We spoke about our childhoods with reference to a particular place, item or feeling, say a den, a bedroom, toy, pair of shoes, pet, school friend or fear. I thought about Elizabeth Stevenson. I could see her but I couldn’t retrieve her surname until I was driving home. Recollections were so vivid I could feel some of them as if there were my own; the sensation of wearing see-through jelly heels with a marble stuck in the waffle sole, my shoulders tightening with the naughty camaraderie of hiding a playtime Lego construct in the books so it wouldn’t be wrecked. Talking to others broke my own memories open, someone spoke about their terrifying bedroom curtains and I was reminded of a paisley pattern sofa fabric that I used to travel along the interweaving pattern of in my mind. We all had frighteny ceiling plaster monsters and most of the people I spoke to had doting detailed den memories; garnering scraps of rough textured corrugated iron to make a roof between two huts; the scent of the grass roof that camouflaged the den. I used to furnish mine with great big shiny new hinges from my dad’s shed; I’d pretend were books and I remember sitting ‘reading’ and at the same time crumbling cut-off scraps asbestos (yes really), it has a lovely silky, talcy texture when you rub it between your fingers. I wonder if there are denpeople and non-dentypes, I still like hideaways a lot but know children who’ll say things like, ‘smells funny’ or ‘what if there are spiders in there?’ or ‘but I can’t stand up’. Surely dens weren’t meant to be palatial anywhere but in your head? I also wonder if dentypes grow up into shedpeople. On the drive between Lancaster and Liverpool as a child I was enchanted by the allotments we passed at the side of the Ribble in Penwortham. A bit because they always seemed to have bonfires on the go, but mostly because of the raggedy range of sheds on show; a recycled boat wheelhouse, cabins with curtains, huts with extensions; people sitting outside their sheds enjoying a companionable brew; proper shedpeople with no fear of spiders or self-important expectations of being able to stand upright all the time.

What stayed with me from the first session of the new course was, that a lot of us remember stuff very intensely from when they were about six, that we were all subject to horrible fears that, in theory, could have been easily ameliorated by the presence of our parents, (in evolutionary terms I’m sure babies or children are not meant to be left to sleep on their own) and that a lot of us think that the world is a more perilous place now than it was when they were young. That last worries me enormously, partly because I just don’t want it to be the case. For one thing, as a nominal grown-up, I’m responsible for the world as it stands today. For another thing I just don’t think it can be true; there have always been seemingly irrationally cruel people who abused the power they had over others. Records from children who spent time in homes or residential schools during1950s and 1960 often contain harrowing accounts of terrible vulnerability, casual bullying, and terrible, terrible cruelty. When I was about eleven and, it transpires very naïve, my parent’s decent chamber of trade friend invited me to look around his coffee bar during its winter refurbish. It suits me now to think that my mother dismissed my description of his attempts to wrestle with me, ‘don’t be silly, he wouldn’t do that’ or ‘don’t be daft, he didn’t mean anything’. But I suspect now that I didn’t tell her; I wasn’t so young or naïve that I didn’t realise that that brief scuffle and what it didn’t actually lead to was deeply shameful. Sadly I imagined the shame as mine and not his.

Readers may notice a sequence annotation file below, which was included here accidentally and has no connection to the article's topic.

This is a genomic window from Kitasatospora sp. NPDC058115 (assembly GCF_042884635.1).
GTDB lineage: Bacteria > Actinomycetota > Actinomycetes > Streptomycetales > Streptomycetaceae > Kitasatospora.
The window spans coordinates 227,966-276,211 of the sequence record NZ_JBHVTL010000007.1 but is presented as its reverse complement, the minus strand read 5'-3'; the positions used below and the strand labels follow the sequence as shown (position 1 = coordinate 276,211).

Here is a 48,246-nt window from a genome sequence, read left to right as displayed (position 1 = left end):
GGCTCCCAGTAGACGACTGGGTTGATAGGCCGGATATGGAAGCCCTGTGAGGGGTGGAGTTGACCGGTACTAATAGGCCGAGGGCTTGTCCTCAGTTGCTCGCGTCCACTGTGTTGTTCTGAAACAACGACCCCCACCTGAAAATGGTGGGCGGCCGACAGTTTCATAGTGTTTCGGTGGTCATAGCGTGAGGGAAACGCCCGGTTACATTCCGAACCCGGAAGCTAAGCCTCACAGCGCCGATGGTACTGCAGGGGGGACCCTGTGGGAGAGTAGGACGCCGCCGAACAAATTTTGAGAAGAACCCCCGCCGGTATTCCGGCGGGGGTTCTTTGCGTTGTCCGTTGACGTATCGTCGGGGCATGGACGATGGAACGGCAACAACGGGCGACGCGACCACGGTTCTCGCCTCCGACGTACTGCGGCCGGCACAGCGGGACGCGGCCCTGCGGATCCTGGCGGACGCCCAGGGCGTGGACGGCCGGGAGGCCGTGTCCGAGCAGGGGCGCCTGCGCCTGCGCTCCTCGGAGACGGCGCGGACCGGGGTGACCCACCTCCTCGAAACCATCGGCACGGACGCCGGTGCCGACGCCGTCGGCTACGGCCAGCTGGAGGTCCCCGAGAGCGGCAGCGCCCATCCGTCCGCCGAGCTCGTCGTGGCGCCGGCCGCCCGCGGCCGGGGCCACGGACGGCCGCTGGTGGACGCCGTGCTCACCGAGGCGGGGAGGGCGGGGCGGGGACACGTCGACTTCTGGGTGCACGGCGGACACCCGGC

The last thing that stayed with me from Wednesday is the significance of the combination of person and tense on the emotional impact of a piece of life writing. I went to an outdoor concert at Houghton Towers once. After one tune the conductor turned to the audience and apologised that one part had been slightly off-key. My friend Steve swivelling in his garden chair, eyebrow raised, and said to me, ‘how on earth does he know that?’ which was exactly what I was thinking. I feel a bit the same about combinations of person and tense, I’ve a good bit of work to do on grammar I can tell.